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Comment Now's your chance ... (Score 1) 368

... to snag that perfect e-mail address. Back in the days of hotmail, users would register addresses like Once gmail came around, they over-corrected and secured uber-professional addresses like, which turn out to be pain to type into tiny phone keypads (or read aloud over the phone).

Two of my friends have already picked up Get 'em before they're gone!

Comment Language! (Score 2) 311

From the last line of the article: "it’s a human thing to have a memory.”

Memory is not the real issue ... the real issue is language. Yes, dolphins, whales, birds, etc. can communicate, but not with an infinitely rich grammar. Many anthropologists (and, not surprisingly, linguists) believe that language is key to understanding the uniqueness of the human mind. To me, that's what makes brain cell implantation freaky.

Surely one cell is not too controversial. Two... maybe a little. But once you start down this path, think about where it could go:

Day 137: Rats seem to react to their names.
Day 409: Rats react to basic commands ("Go left" or "Go right")
Day 687: Rats are able to respond to simple yes/no questions ("Are you hungry?")
Day 992: Rat named Stickers cheeps one word: "Stop."

I'm not passing any judgement on this research ... just sayin' that we're entering some uncharted waters.

Submission + - Signing Up to Live in a Billboard (

An anonymous reader writes: A California company has come up with a unique, if not bizarre, way to make money and help homeowners buy time against foreclosure — turn their houses into billboards. And the company's CEO says it's an opportunity coming soon to homeowners in Florida.

Comment Plagiarism (Score 1) 362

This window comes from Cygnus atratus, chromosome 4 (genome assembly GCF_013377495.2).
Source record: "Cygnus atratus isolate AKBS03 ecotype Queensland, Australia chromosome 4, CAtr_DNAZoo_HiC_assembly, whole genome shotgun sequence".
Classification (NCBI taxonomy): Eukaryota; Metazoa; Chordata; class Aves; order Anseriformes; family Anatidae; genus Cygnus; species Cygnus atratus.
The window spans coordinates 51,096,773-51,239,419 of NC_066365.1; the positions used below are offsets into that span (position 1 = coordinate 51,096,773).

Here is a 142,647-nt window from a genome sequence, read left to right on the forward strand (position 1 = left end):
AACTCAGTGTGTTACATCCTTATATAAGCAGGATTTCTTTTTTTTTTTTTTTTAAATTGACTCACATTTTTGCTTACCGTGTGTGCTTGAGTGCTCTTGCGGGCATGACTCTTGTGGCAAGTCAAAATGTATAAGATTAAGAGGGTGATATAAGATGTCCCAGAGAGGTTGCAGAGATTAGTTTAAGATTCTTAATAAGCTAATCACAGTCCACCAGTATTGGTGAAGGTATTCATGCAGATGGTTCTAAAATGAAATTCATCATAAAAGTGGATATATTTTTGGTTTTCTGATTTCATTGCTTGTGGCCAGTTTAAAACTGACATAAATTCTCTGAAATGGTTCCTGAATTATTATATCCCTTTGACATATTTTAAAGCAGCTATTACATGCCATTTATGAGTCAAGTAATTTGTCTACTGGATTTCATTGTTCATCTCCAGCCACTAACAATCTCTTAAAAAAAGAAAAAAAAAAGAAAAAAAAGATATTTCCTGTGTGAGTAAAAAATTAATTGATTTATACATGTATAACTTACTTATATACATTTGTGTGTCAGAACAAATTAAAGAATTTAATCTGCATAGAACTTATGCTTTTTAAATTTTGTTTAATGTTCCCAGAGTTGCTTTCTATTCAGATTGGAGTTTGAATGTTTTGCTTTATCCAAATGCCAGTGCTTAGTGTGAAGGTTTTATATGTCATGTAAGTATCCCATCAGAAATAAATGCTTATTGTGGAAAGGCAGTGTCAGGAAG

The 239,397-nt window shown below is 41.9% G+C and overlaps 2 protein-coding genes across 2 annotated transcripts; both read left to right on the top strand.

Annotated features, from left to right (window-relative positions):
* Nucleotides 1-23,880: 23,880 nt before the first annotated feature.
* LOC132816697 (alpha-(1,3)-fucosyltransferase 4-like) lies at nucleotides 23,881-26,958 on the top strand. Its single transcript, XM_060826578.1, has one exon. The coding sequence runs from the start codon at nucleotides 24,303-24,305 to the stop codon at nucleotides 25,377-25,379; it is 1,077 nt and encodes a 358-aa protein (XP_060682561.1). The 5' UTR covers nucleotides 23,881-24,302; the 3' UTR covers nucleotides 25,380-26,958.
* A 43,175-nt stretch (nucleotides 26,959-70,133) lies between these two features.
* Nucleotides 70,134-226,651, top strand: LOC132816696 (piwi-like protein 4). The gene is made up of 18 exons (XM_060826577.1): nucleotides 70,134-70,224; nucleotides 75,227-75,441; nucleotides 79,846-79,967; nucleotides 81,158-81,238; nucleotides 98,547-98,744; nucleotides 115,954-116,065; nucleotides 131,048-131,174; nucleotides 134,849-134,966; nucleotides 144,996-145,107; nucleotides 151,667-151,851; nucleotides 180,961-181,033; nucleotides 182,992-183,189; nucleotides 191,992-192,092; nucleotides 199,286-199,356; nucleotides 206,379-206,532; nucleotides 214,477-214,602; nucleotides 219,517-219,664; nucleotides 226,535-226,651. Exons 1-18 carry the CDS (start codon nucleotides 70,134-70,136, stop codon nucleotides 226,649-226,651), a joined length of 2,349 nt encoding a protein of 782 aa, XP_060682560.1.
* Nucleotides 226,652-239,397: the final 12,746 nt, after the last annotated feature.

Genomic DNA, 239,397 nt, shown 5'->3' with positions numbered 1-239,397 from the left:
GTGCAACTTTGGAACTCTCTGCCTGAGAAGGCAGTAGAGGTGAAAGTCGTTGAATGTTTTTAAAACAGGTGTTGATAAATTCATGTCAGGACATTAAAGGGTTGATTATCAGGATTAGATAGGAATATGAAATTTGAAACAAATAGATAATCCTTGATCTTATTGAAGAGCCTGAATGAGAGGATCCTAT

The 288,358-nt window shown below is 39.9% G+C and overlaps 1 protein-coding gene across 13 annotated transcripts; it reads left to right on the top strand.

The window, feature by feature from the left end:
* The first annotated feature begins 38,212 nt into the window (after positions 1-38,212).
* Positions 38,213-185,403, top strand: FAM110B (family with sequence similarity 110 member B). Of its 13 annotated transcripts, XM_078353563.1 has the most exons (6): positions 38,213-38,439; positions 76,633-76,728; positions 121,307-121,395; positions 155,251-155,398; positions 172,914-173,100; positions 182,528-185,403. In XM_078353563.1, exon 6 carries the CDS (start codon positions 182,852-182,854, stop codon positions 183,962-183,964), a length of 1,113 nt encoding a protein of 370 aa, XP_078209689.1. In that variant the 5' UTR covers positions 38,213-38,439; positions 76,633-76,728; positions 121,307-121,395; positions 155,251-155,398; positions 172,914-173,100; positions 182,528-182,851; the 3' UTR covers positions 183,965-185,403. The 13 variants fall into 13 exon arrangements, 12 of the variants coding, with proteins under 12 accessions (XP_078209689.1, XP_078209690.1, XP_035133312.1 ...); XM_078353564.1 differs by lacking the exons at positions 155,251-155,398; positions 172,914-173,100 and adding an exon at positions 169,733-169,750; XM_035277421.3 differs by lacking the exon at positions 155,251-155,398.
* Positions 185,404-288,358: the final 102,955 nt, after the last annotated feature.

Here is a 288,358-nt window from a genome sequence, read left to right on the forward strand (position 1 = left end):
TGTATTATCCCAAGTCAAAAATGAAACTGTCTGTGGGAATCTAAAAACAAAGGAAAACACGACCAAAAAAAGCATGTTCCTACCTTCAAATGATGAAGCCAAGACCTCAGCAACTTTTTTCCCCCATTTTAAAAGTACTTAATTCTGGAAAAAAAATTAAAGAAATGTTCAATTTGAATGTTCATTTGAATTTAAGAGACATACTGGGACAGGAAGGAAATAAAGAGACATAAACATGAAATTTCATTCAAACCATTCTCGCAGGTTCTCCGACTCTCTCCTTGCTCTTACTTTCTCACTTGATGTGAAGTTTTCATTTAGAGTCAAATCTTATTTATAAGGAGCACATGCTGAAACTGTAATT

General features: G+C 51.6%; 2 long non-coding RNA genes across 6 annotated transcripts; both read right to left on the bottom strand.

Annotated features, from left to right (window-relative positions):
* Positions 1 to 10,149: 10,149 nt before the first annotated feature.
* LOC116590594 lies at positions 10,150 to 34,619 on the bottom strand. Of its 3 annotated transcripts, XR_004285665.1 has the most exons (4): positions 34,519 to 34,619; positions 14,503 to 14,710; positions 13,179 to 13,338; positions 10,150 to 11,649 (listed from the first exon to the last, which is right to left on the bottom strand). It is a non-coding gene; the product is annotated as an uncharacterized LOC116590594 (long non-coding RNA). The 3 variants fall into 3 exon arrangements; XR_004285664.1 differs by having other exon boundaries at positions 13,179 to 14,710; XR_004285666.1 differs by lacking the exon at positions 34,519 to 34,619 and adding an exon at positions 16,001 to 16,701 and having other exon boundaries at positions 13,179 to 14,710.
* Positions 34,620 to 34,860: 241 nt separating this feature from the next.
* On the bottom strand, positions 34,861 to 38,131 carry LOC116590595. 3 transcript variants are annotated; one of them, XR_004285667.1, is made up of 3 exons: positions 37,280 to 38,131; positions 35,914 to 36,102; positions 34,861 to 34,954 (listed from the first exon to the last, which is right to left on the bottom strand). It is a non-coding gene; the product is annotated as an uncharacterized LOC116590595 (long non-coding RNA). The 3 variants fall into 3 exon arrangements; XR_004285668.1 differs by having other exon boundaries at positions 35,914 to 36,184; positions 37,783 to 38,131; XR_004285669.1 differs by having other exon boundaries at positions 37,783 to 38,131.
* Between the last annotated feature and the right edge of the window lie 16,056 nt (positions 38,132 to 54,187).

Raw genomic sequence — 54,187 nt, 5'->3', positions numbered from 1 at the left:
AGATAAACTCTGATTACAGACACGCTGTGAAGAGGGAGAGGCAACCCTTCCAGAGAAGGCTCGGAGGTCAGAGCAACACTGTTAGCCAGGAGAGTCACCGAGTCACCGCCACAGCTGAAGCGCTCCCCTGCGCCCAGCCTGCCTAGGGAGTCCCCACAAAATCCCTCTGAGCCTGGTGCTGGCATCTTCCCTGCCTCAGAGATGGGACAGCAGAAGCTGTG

the report points out that a growing volume of research publications does not necessarily mean in increase in quality

No kidding. China (and Asia South-Pacific in general) has a rampant plagiarism problem. E.g.,:

This practice has permeated many of the country's scientific journals, where it is commonplace to copy-and-paste large sections of others' work. International journals are typically able to shield this using "similarity detectors" and peer review, but the occasional hack-job still gets through occasionally.

Comment Re:Mistake in Summary (Score 4, Informative) 318

The word you're looking for is intractable:

The term "infeasible" w.r.t. constraint satisfaction problems (like 3-SAT) does not refer to the difficultly of the problem, but rather its result. For instance, an easy SAT problem with no solution would be infeasible.

Comment Actual authors (Score 2) 170

After 65 years, Paul Erdos' combinatorial problem has been solved by Indiana University professor Nets Hawk Katz.

It was actually solved by Larry Guth and Nets Hawk Katz. Not sure how it is that authors magically disappear from press releases, especially principal authors...

Comment Re:7.0? Really? (Score 1) 292

Their release schedule was announced back in July, so it's not like they're hiding their intentions:

And of course they're doing this. It doesn't cost them a nickel, and the average computer may indeed compare version numbers of competing products (even if they shouldn't).

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